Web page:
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THE BANG-BANG PAINTING COLLECTIVE, NEW PAINTINGS, 24 FEBRUARY - 21 MARCH 2009
The BANG-BANG Painting Collective is a new body of work "seeking to push, pull, and provoke the possibilities that painting presents". The term 'collective', Hemer says, is used to refer not to a group of artists, but rather to speak to the range of colliding conceptual possibilities that can occur even within a single body of work.
Hemer likes his paintings to contain contradictions. These paintings are visually light-heard but loaded with history; they are abstract yet the paint acts in an almost figurative manner - tumbling, falling, stacked and heaped within the landscape of the linen-covered stretcher; they are hand-painted yet initially drawn on computer.
In using the computer as his starting point for painting, Hemer hopes to both renew and sabotage conventional ways of seeing and thinking about the painting process.
"This is not about making work about technology, but instead using technology as a way of generating a physical process," he says. "A computer-drawn image is transformed into visceral and physical layers of paint that sit clearly raised from the raw linen surface. The computer software's failure to do something as simple as recreating a curve without distorted lines is reproduced faithfully by hand- in a triumph of the physical object over digital, and hand over computer."
Since graduating with a Masters of Fine Arts with distinction from the University of Canterbury in 2006, André has been continuously painting in New Zealand and overseas. After finishing his degree he went to London to a Royal College of Art Postgraduate Painting Residency and last year he spent time in Korea on an artist residency run by the National Museum of Contemporary Art in Seoul.
Bartley Company Art acknowledges the support of AVS with the installation of the moving image component of this exhibition. Our thanks go to Peter Stobbart and his team for the provision of the LCD monitor.
Thanks also to Asia New Zealand who supported André Hemer's residency in Seoul where the 2008 paintings in this exhibition were produced.
In my painting pactice I do not look for a manifesto or end game, but rather I try to suggest avenues for investigation. The continued scenario of painting is like playing tennis against a concrete wall- where even the most well timed shot or intervention to the ball's trajectory won't result in a win, instead resulting in new pathways and directions for the ball to travel.
As such my painting does not seek to promote a specific discourse, but rather remain accessible for a more open discussion to take place. As a New Zealand artist my practice is based on an experience of dislocation to the broader art world. I do not wish to make work that reinforces a singular cultural discourse- instead I choose to navigate global dislocations through finding commonalities of convention in art practice.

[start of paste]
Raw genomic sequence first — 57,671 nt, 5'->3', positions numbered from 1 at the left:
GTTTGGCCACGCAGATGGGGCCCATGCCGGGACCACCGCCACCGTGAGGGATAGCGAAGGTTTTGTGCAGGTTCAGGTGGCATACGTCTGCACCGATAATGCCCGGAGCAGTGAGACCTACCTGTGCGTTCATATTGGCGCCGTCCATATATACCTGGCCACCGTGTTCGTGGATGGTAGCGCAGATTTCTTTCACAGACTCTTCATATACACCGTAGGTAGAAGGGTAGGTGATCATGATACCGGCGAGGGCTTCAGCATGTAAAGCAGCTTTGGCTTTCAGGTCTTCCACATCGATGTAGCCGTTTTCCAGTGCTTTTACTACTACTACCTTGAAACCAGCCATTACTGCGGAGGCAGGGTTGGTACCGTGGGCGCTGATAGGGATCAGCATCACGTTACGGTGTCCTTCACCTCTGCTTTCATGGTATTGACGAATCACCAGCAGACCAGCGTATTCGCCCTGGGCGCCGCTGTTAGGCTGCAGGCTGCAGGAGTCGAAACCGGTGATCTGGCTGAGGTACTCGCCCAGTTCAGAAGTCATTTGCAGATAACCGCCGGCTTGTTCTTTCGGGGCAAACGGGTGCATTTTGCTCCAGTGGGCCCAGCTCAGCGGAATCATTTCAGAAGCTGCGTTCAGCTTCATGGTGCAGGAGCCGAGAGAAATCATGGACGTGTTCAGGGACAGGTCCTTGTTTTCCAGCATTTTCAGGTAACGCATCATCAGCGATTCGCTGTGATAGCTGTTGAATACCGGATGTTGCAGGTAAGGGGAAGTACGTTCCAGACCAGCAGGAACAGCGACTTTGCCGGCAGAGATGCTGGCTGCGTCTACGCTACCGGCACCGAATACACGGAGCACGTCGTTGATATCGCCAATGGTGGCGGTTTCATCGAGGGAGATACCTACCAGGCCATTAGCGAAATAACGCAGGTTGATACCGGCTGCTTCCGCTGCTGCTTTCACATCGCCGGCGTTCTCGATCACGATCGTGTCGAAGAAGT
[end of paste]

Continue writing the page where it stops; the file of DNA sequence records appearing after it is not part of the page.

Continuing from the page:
The primary concern of my practice is an investigation of the relationships between painting history, process and object-hood. I want to create paintings that have explicit contradiction- where something simple and visually light-hearted can be also be complex and contextually loaded- and where the assumptions of technical painting process can be subverted. I am interested in the unravelling and exploiting the physical nature of painting.
I hope to renew and sabotage the conventional ways of looking and seeing painting process through the intrusion and translation of a computer drawn image into paint. This is not about making work about technology, but instead using technology as a way of generating a physical process. A computer-drawn image is broken down through the calculated translation into paint- it is transformed from a digital image into visceral and physical layers of paint that sit clearly raised from the raw linen surface. The computer software's failure to do something as simple as recreating a curve without distorted lines is reproduced faithfully by hand- in a triumph of the physical object over digital, and hand over computer. In this scenario technologies' failures prove more interesting than its successes.
The visual devices are derived from the idea of 'drawing paint'. Paint acts as a figurative element- tumbling, falling, stacked, and heaped within the landscape created by the object of the linen-covered stretcher. Some paintings contain a matter-of-factness reduction, while others provoke an oddly recognizable kind of figuration. An inferred visual humour and light heartedness are central to my painting practice.
The paintings use a restricted colour palette which acts as a constant constraint in my practice. Fashionable pastel tones sit amongst bright industrial colours, creating a palette that reinforces the optimistic and naive visual façade of the work.
Painting is a materially simple, but it's historical lineage and contextual basis is far more complex. Painting holds an openness which is found in the simplicity and recognisability of its production.